Insulin lispro protamine/insulin lispro (By injection)
Insulin Lispro Protamine, Recombinant (IN-su-lin LIS-pro PROE-ta-meen, ree-KOM-bi-nant), Insulin Lispro, Recombinant (IN-su-lin LIS-pro, ree-KOM-bi-nant)
HumaLOG Mix 50/50, HumaLOG Mix 50/50 KwikPen, HumaLOG Mix 75/25, HumaLOG Mix 75/25 KwikPenThere may be other brand names for this medicine.
When This Medicine Should Not Be Used:This medicine is not right for everyone. Do not use it if you had an allergic reaction to insulin lispro.
How to Use This Medicine:
- Your doctor will prescribe your exact dose and tell you how often it should be given. This medicine is given as a shot under your skin.
- Your healthcare provider will work with you to personalize your dose and treatment based on your insulin needs and lifestyle. You will be taught how to give yourself the injections. Make sure you understand all instructions. Ask your doctor if you have questions.
- Always double-check both the concentration (strength) of your insulin and your dose. Concentration and dose are not the same. The dose is how many units of insulin you will use. The concentration tells how many units of insulin are in each milliliter (mL), such as 100 units/mL (U-100), but this does not mean you will use 100 units at a time.
- Inject this medicine 15 minutes before a meal (2 meals or a meal and a snack).
- You will be shown the body areas where this shot can be given. Use a different body area each time you give yourself a shot. Keep track of where you give each shot to make sure you rotate body areas.
- Use a new needle and syringe each time you inject your medicine. If you use a syringe, use only the kind that is made for insulin injections. Some insulins must be given with a specific type of syringe or needle. Ask your pharmacist if you are not sure which one to use.
- Vial: Invert the vial carefully at least 10 times to mix the insulin.
- Pen: Mix the insulin by rolling the pen between your palms 10 times. Turn the pen upside down at least 10 times.
- Do not mix this insulin with any other insulin.
- The insulin should look cloudy or milky white after you mix it. Do not use this insulin if it is clear or has clumps or particles in it.
- Do not store the pen with a needle attached.
- Always check the label before use, to make sure you have the correct type of insulin. Do not change the brand, type, or concentration unless your doctor tells you to. Do not use a an infusion pump or other device to use this medicine.
- Keep all medicine away from heat and direct light.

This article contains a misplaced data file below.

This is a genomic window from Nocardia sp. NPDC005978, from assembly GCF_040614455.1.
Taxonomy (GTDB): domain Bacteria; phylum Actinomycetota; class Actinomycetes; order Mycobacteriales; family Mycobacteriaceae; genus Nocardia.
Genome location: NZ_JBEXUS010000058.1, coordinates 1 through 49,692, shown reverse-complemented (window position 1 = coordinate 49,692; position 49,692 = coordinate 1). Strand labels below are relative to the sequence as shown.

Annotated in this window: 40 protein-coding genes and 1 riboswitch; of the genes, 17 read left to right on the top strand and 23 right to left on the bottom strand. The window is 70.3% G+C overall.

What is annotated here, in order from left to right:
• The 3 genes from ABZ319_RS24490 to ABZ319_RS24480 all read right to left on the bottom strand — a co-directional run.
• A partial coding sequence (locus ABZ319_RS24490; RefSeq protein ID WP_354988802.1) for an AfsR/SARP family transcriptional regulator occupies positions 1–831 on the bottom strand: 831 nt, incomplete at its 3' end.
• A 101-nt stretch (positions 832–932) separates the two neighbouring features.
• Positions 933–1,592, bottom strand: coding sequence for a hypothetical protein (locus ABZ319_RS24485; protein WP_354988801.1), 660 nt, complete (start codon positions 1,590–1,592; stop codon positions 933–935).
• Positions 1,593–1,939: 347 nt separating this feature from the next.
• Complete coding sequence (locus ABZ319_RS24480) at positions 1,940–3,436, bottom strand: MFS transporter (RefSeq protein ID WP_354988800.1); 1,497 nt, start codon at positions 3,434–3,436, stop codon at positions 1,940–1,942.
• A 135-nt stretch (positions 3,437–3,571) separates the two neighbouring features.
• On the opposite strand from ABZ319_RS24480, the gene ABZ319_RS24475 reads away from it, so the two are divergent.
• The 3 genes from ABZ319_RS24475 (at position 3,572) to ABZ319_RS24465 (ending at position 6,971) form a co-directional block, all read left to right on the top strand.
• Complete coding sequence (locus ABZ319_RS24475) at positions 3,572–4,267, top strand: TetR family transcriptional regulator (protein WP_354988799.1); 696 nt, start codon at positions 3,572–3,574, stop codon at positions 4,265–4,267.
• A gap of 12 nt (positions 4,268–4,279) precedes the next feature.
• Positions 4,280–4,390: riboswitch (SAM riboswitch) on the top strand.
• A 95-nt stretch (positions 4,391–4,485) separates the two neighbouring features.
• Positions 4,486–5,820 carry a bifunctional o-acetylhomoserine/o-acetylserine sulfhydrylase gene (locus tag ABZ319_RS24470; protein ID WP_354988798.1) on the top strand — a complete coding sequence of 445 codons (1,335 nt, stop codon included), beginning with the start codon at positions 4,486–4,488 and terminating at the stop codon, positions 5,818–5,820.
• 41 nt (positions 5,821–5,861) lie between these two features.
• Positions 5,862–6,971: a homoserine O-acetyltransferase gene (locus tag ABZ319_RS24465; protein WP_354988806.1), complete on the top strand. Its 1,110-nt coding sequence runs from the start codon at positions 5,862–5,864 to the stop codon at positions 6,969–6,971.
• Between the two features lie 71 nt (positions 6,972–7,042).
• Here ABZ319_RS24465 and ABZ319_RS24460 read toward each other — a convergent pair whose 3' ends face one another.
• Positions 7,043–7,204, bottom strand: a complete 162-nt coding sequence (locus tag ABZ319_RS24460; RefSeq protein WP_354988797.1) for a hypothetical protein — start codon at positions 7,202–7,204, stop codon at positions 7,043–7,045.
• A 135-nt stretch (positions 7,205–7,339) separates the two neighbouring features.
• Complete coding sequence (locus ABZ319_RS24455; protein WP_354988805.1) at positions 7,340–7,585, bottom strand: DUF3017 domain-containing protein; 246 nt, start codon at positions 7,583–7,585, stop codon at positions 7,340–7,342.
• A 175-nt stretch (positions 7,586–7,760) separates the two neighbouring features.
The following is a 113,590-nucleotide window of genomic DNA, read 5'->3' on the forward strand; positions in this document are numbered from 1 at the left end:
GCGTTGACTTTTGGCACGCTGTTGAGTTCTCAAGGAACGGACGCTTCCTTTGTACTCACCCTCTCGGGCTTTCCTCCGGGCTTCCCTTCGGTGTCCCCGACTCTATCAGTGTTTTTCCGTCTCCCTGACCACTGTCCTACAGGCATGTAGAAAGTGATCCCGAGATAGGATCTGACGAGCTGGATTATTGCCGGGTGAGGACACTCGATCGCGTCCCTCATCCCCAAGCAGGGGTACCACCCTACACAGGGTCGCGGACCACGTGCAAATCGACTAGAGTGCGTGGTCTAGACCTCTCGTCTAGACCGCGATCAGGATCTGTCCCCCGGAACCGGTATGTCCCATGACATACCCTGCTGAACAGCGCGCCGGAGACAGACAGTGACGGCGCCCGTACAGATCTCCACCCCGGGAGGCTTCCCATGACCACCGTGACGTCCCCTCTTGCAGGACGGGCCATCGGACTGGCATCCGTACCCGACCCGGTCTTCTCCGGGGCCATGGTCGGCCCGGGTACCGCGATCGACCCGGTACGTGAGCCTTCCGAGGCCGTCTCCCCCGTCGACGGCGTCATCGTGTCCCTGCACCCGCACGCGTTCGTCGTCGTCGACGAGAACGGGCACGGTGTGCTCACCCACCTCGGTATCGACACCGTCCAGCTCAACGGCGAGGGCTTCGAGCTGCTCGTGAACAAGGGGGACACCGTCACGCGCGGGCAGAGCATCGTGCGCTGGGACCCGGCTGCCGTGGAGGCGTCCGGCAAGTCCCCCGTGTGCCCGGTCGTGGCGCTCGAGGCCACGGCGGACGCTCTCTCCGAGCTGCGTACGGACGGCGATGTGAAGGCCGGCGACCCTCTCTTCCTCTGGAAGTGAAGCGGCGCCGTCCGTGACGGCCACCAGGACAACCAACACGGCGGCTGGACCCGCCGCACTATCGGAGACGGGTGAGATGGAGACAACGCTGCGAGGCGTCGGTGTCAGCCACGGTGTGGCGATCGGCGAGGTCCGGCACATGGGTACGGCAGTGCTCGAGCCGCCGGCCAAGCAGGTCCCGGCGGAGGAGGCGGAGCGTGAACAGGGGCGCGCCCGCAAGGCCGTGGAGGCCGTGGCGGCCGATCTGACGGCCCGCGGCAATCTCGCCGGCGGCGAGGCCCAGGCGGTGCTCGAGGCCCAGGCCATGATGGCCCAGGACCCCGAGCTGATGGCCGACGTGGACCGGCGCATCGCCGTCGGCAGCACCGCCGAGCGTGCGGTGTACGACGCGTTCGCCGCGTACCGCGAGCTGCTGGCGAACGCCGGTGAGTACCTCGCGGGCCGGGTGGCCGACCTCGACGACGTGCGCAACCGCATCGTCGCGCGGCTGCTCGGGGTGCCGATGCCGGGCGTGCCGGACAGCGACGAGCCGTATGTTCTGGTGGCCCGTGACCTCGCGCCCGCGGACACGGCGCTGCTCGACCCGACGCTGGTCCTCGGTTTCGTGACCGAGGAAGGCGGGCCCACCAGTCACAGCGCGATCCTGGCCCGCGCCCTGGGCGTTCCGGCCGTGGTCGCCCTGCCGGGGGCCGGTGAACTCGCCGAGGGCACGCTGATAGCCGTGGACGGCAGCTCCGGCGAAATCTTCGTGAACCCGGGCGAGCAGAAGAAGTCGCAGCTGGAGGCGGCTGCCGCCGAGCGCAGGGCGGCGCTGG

- Read and follow the patient instructions that come with this medicine. Talk to your doctor or pharmacist if you have any questions.
- Missed dose: Call your doctor or pharmacist for instructions.
- Unopened medicine: Keep the medicine in its original carton. You may store the pen or vial in the refrigerator until its expiry date. Do not freeze. Do not use the insulin if it has been frozen. You may also store the pen for 10 days or vial for 28 days at room temperature.
- Opened medicine:
- Pen: Store at room temperature for up to 10 days. Do not refrigerate.
- Vials: Store in the refrigerator or at room temperature for up to 28 days. Do not freeze.
- Throw away used needles in a hard, closed container that the needles cannot poke through. Keep this container away from children and pets.
Drugs and Foods to Avoid:
Ask your doctor or pharmacist before using any other medicine, including over-the-counter medicines, vitamins, and herbal products.
- Some medicines can change the amount of insulin you need to use and make it harder for you to control your diabetes. Tell your doctor about all other medicines that you are using.
- Limit how much alcohol you drink.
Warnings While Using This Medicine:
- Tell your doctor if you are pregnant or breastfeeding, or if you have kidney disease, liver disease, heart disease, or heart failure.
- This medicine may cause the following problems:
- Low blood sugar or low potassium levels in the blood
- Fluid retention or heart failure (when used together with a thiazolidinedione [TZD] medicine)
- Never share insulin pens or needles with anyone. Sharing these can pass hepatitis viruses, HIV, or other illnesses from one person to another.
- Your doctor will do lab tests at regular visits to check on the effects of this medicine. Keep all appointments.
- Keep all medicine out of the reach of children. Never share your medicine with anyone.
Possible Side Effects While Using This Medicine:
Call your doctor right away if you notice any of these side effects:
- Allergic reaction: Itching or hives, swelling in your face or hands, swelling or tingling in your mouth or throat, chest tightness, trouble breathing
- Dry mouth, increased thirst, muscle cramps, nausea, vomiting, uneven heartbeat
- Rapid weight gain, swelling in your hands, ankles, or feet, chest pain, trouble breathing, tiredness
- Shaking, trembling, sweating, fast or pounding heartbeat, lightheadedness, hunger, confusion
If you notice these less serious side effects, talk with your doctor:
- Redness, itching, swelling, or skin changes where the shot is given
If you notice other side effects that you think are caused by this medicine, tell your doctor
Call your doctor for medical advice about side effects. You may report side effects to FDA at 1-800-FDA-1088
Last Updated: 9/4/2019